Bernhardt wore a bat hat and serpent jewelry, at times derided Christianity and even sculpted a self-portrait of herself as Satan or a demon. Casati practiced magic and threw curses, dressed up as Satan in the Garden of Eden, commissioned a mural of herself as Eve consorting with Lucifer, and organized parties with staff in devil costumes. Bara was presented by the Fox publicity department as a real-life demon woman, and in her films played vampiric femme fatales who punished and tormented males. Many of the films had titles where Satan was mentioned, and in one of them she even turned out to literally be the Devil in disguise.

    The choice of demonic imagery for these identity games tells us something about exactly what the taboos and limits these women consciously transgressed and mocked were tied up with: conservative Christian values. Embracing demons, satanic serpent motifs, and the macabre thus functioned as a critique of such values, and was one of the registers of symbolic resistance available for rebellious women to draw on at the time. In Bara’s case, the demonic persona was not devised by herself, but is an example which is of more interest because of the audience response to it and what it says about shifts in use of Satan as a marker of female rebellion. Satanism, or flirting with the satanic, is always a language of resistance to conventions, which may be more or less articulate when it comes to specific cultural criticism. The use of Gothic and Satanic symbolism by fiercly independent women would accordingly have resonated with notions in the wider culture, and, with figures as highly public as these using it, must have created echoes far beyond their intimate sphere. It thus strengthened the ties between such symbolism and female emancipation. Taking all this into account, it is reasonable to see these women as participants in the amorphous fin-de-siècle discourse of satanic feminism.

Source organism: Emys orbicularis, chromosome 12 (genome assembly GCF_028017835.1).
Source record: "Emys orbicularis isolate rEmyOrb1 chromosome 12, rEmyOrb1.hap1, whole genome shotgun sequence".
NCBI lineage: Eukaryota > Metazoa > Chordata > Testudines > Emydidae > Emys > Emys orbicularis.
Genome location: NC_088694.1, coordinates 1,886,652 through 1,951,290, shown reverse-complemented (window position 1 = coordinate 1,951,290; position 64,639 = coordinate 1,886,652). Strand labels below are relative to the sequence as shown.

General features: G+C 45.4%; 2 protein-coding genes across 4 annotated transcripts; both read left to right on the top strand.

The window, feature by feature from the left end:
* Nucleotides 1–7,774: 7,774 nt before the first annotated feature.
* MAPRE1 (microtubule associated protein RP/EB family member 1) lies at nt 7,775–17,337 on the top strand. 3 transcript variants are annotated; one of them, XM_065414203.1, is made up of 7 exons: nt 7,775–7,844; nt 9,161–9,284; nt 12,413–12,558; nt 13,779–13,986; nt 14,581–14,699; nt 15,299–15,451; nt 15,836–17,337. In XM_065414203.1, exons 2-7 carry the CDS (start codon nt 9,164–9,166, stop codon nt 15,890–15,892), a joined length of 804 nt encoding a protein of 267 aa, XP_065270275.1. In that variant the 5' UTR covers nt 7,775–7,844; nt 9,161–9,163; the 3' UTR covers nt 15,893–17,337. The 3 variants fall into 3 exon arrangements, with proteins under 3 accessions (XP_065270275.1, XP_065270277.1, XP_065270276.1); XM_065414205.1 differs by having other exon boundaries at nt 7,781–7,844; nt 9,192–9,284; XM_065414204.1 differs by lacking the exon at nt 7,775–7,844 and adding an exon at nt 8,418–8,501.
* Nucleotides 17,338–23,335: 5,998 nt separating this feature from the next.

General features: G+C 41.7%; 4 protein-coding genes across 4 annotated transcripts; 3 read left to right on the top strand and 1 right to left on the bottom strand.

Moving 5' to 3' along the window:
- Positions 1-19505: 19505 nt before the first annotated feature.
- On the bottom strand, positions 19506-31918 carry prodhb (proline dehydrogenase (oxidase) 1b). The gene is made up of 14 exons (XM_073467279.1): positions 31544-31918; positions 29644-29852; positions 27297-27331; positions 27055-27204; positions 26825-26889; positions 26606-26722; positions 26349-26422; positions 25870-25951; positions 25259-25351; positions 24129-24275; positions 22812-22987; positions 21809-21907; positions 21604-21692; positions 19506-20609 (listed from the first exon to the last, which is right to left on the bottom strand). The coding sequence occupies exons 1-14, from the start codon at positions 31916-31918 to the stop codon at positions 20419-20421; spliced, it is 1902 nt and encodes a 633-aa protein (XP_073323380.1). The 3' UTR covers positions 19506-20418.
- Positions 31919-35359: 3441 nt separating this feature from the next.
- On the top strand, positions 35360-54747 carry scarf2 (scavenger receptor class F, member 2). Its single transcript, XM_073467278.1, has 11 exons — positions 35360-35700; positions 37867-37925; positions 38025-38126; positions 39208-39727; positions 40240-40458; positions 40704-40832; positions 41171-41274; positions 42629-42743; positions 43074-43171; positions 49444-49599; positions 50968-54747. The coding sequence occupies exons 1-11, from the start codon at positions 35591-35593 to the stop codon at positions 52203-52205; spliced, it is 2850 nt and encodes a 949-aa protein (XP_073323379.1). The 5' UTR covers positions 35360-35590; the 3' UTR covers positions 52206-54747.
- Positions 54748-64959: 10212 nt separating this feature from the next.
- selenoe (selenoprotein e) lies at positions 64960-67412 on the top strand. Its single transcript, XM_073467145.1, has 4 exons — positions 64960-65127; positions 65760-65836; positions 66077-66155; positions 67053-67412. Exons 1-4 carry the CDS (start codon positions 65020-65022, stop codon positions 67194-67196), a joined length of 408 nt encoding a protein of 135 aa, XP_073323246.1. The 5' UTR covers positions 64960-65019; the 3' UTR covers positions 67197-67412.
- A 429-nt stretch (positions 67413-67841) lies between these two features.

• 44.
    Faxneld, Per
    Stockholm University, Faculty of Humanities, Department of Ethnology, History of Religions and Gender Studies, History of Religions.
    Baron Jacques och Markisinnan Luisa: dekadenta satanister på Capri i 1900-talets början2013Conference paper (Other (popular science, discussion, etc.))
  • 45.
    Faxneld, Per
    Stockholm University, Faculty of Humanities, Department of Ethnology, History of Religions and Gender Studies, History of Religions.
    Blod, sæd og astrale energisugere: Edvard Munchs Vampyr2011In: eMunch.no – Tekst og bilde / [ed] Mai Britt Guleng, Oslo: Munch Museum , 2011, p. 186-199Chapter in book (Other academic)